I was in the Spirit on the Lord's day. Revelation 1:10.
The Lord's day mentioned by John was the Sabbath, the day on which Jehovah rested after the great work of creation, and which He blessed and sanctified because He had rested upon it. The Sabbath was as sacredly observed by John upon the Isle of Patmos as when he was among the people, preaching upon that day. By the barren rocks surrounding him, John was reminded of rocky Horeb, and how, when God spoke His law to the people there, He said, “Remember the sabbath day, to keep it holy” (Exodus 20:8).
The Son of God spoke to Moses from the mountaintop. God made the rocks His sanctuary. His temple was the everlasting hills. The Divine Legislator descended upon the rocky mountain to speak His law in the hearing of all the people, that they might be impressed by the grand and awful exhibition of His power and glory, and fear to transgress His commandments. God spoke His law amid thunders and lightnings and the thick cloud upon the top of the mountain, and His voice was as the voice of a trumpet exceeding loud. The law of Jehovah was unchangeable, and the tablets upon which He wrote that law were solid rock, signifying the immutability of His precepts. Rocky Horeb became a sacred place to all who loved and revered the law of God.
While John was contemplating the scenes of Horeb, the Spirit of Him who sanctified the seventh day came upon him. He contemplated the sin of Adam in transgressing the divine law, and the fearful result of that transgression. The infinite love of God, in giving His Son to redeem a lost race, seemed too great for language to express. As he presents it in his Epistle he calls upon the church and the world to behold it. “Behold, what manner of love the Father hath bestowed upon us, that we should be called the sons of God: therefore the world knoweth us not, because it knew him not” (1 John 3:1).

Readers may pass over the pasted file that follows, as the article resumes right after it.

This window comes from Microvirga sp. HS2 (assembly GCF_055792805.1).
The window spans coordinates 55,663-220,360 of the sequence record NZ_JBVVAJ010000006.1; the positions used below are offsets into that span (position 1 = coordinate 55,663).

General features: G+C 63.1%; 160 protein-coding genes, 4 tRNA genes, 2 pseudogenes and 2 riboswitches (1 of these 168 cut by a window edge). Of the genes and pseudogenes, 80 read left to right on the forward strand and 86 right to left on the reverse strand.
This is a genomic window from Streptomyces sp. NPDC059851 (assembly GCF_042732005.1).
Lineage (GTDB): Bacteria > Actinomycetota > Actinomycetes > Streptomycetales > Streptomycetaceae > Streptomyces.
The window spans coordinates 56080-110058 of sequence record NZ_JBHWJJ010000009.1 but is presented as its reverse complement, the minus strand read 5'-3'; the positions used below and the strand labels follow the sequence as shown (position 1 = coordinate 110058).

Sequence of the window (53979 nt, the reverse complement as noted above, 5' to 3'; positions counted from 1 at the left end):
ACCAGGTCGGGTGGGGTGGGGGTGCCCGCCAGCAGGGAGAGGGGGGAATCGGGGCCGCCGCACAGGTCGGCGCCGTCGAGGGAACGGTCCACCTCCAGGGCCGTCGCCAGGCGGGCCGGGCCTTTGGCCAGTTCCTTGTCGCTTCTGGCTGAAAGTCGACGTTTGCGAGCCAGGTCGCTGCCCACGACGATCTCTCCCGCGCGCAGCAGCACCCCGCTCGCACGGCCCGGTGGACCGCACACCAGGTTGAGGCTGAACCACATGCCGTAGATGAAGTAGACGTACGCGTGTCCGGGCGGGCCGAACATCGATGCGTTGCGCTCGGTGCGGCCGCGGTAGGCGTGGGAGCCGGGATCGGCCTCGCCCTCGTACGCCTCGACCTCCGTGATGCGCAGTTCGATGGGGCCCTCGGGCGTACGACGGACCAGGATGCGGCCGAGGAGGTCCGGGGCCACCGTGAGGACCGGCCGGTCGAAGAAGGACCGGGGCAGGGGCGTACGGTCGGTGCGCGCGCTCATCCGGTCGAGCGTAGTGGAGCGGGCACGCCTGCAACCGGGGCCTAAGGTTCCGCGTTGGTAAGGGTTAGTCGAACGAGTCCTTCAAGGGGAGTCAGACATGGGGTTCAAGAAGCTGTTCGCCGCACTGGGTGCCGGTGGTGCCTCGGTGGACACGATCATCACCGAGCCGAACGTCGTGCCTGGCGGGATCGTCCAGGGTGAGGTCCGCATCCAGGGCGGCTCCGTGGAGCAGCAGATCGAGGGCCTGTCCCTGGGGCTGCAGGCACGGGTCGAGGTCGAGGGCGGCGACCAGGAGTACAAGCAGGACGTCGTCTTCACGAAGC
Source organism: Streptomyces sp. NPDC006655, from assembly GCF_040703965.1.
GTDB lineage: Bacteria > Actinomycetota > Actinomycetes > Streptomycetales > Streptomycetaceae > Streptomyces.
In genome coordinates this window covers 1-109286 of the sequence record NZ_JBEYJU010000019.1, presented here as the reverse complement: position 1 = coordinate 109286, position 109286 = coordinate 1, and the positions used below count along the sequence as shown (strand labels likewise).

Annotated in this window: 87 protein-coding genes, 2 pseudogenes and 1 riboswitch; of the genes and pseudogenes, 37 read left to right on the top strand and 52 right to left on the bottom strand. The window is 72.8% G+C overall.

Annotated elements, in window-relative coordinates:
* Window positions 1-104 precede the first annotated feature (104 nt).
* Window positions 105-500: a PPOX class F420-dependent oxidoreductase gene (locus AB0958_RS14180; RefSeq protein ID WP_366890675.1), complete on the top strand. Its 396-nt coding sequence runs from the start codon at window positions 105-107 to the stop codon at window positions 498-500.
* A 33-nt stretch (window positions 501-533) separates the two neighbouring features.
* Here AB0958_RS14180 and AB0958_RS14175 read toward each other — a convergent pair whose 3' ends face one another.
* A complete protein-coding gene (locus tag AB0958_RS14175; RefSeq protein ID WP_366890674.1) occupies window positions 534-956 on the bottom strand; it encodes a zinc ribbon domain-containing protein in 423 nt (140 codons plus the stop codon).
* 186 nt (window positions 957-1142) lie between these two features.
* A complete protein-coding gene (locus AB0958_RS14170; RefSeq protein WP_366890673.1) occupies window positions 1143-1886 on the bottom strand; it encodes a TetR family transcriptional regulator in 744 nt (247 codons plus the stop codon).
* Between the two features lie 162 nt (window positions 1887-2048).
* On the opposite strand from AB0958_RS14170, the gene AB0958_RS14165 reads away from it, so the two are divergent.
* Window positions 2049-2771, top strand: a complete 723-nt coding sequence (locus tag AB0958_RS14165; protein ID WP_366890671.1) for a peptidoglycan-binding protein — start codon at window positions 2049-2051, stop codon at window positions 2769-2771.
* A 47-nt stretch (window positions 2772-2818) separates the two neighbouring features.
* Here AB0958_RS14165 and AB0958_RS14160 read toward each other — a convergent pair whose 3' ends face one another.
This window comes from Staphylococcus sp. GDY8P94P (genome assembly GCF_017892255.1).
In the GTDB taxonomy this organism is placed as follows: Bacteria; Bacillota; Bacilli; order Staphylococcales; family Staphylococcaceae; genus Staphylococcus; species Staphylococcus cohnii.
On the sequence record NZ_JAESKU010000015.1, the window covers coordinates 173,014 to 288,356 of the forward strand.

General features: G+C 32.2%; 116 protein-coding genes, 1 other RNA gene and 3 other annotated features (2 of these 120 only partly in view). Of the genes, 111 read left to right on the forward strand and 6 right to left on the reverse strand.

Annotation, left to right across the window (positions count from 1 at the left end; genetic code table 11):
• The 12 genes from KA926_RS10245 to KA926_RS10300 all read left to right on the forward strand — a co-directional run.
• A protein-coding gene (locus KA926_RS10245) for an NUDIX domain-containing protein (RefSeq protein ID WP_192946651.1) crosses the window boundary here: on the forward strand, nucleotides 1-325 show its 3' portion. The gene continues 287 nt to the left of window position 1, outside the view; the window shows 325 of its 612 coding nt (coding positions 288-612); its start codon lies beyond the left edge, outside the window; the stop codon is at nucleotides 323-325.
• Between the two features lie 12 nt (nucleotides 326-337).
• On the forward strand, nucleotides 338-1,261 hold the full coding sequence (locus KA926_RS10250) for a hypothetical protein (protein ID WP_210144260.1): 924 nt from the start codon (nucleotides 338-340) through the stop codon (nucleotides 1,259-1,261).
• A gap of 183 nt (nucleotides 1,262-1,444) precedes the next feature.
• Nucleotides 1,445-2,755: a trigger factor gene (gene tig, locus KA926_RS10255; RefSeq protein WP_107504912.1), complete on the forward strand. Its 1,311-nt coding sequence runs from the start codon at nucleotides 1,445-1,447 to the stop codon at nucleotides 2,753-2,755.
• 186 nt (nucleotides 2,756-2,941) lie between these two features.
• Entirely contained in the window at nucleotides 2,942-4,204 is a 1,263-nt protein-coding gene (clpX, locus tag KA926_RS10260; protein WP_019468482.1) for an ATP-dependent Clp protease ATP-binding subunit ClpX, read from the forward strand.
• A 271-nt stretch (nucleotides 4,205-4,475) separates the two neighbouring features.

It was a mystery to John that God could give His Son to die for rebellious man. And he was lost in amazement that the plan of salvation, devised at such a cost to Heaven, should be refused by those for whom the infinite sacrifice had been made....
It is no light matter to sin against God, to set the perverse will of man in opposition to the will of his Maker. It is for the best interest of men, even in this world, to obey God's commandments. And it is surely for their eternal interest to submit to God, and be at peace with Him.... God made him a free moral agent, to obey or disobey. The reward of everlasting life—an eternal weight of glory—is promised to those who do God's will.—The Sanctified Life, 74-76.
From Reflecting Christ - Page 95
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